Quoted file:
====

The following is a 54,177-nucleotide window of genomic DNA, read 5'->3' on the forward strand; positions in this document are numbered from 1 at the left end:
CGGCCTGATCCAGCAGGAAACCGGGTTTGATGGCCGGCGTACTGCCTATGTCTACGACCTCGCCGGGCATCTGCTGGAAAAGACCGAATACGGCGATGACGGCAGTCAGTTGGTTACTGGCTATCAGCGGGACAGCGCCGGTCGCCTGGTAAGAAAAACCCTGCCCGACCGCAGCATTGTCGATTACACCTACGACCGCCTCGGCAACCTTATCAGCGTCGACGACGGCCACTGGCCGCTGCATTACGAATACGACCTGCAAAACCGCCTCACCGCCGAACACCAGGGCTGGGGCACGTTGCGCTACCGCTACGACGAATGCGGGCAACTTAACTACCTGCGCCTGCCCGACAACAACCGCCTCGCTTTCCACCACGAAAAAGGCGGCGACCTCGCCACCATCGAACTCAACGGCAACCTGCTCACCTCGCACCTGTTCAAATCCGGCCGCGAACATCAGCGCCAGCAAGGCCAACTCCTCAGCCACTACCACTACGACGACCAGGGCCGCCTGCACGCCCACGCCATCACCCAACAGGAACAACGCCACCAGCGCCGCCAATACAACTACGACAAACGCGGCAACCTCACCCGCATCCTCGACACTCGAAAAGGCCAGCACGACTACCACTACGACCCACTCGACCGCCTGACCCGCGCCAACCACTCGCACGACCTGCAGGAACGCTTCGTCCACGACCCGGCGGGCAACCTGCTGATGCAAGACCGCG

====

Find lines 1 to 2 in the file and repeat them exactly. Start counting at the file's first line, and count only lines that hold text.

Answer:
The following is a 54,177-nucleotide window of genomic DNA, read 5'->3' on the forward strand; positions in this document are numbered from 1 at the left end:
CGGCCTGATCCAGCAGGAAACCGGGTTTGATGGCCGGCGTACTGCCTATGTCTACGACCTCGCCGGGCATCTGCTGGAAAAGACCGAATACGGCGATGACGGCAGTCAGTTGGTTACTGGCTATCAGCGGGACAGCGCCGGTCGCCTGGTAAGAAAAACCCTGCCCGACCGCAGCATTGTCGATTACACCTACGACCGCCTCGGCAACCTTATCAGCGTCGACGACGGCCACTGGCCGCTGCATTACGAATACGACCTGCAAAACCGCCTCACCGCCGAACACCAGGGCTGGGGCACGTTGCGCTACCGCTACGACGAATGCGGGCAACTTAACTACCTGCGCCTGCCCGACAACAACCGCCTCGCTTTCCACCACGAAAAAGGCGGCGACCTCGCCACCATCGAACTCAACGGCAACCTGCTCACCTCGCACCTGTTCAAATCCGGCCGCGAACATCAGCGCCAGCAAGGCCAACTCCTCAGCCACTACCACTACGACGACCAGGGCCGCCTGCACGCCCACGCCATCACCCAACAGGAACAACGCCACCAGCGCCGCCAATACAACTACGACAAACGCGGCAACCTCACCCGCATCCTCGACACTCGAAAAGGCCAGCACGACTACCACTACGACCCACTCGACCGCCTGACCCGCGCCAACCACTCGCACGACCTGCAGGAACGCTTCGTCCACGACCCGGCGGGCAACCTGCTGATGCAAGACCGCG